Oglethorpe struck by stomach illness; officials say it wasn’t the food

<p>Oglethorpe University</p>
Caption
<p>Oglethorpe University</p>

Credit: WSB-TV

Credit: WSB-TV

A health scare at Oglethorpe University prompted an inspection of the dining hall, but the cause of illness affecting four dozen people was likely something besides the food, officials say.

Two students went to the hospital, raising concerns that they’d gotten food poisoning, but the illness likely resulted from a stomach bug, said Dr. Sandra Elizabeth Ford, the district health director for DeKalb County.

“It probably was a person-to-person spread and not food borne,” she said.

About a month ago, a few students complained of stomach illness, including two who sought medical attention, fueling a petition for improvements of how university workers handle the food.

Oglethorpe worked with the DeKalb County Health Department to investigate, and the campus food service company ordered its own inspection, which the university shared with The Atlanta Journal-Constitution. The inspection found a few minor problems, such as an employee who touched her face and modest “pink build-up” in the ice machine, caused by condensation.

The university concluded that norovirus, a nasty gut bug, was the likely culprit, said Renee Vary, an Oglethorpe spokeswoman.

Ford said we’ll never know for sure, but that’s a good guess.

The incidence of norovirus infection peaks from December to March, according to the Centers for Disease Control and Prevention.

And the way this illness spread — with 48 people reporting symptoms over five days, 17 of them with the relevant symptoms of vomiting, diarrhea or both — was inconsistent with a food event, which would typically occur on one day, Ford said.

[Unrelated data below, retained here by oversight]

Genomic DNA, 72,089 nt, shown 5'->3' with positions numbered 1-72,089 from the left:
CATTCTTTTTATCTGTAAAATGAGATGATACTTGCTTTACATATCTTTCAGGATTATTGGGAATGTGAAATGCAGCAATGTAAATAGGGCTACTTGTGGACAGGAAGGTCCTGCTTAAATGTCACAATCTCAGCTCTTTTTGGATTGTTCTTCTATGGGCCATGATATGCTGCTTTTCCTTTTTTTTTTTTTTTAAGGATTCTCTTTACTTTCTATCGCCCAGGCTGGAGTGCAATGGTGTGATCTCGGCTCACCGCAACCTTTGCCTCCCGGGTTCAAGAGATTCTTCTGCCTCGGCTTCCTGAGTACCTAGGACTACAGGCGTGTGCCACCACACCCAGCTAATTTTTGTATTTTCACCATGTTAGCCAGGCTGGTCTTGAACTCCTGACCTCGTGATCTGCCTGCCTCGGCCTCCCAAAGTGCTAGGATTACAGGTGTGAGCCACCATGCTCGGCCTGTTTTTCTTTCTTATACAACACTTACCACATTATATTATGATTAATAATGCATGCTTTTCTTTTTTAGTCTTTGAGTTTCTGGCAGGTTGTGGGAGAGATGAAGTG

DeKalb recommended deep cleaning the bathrooms in student housing while students are away on spring break this week. The students share suites, and, well, they aren’t that far removed from high school.

“It’s kind of up to the students to clean,” said Ford, who has a son in college and is familiar with the young adult approach to hygiene. “So enough said.”

Norovirus has been making an appearance in Georgia.

More than 120 were sickened after 13 students at the Milledgeville campus of Georgia College reported suffering gastrointestinal illness, according to the website of The Telegraph, in Macon. In February, local health officials attributed it to norovirus, the newspaper reported.

And in September, an elementary school in Rockdale County was shuttered due to illness, with health officials suspecting norovirus, The Atlanta Journal-Constitution reported.

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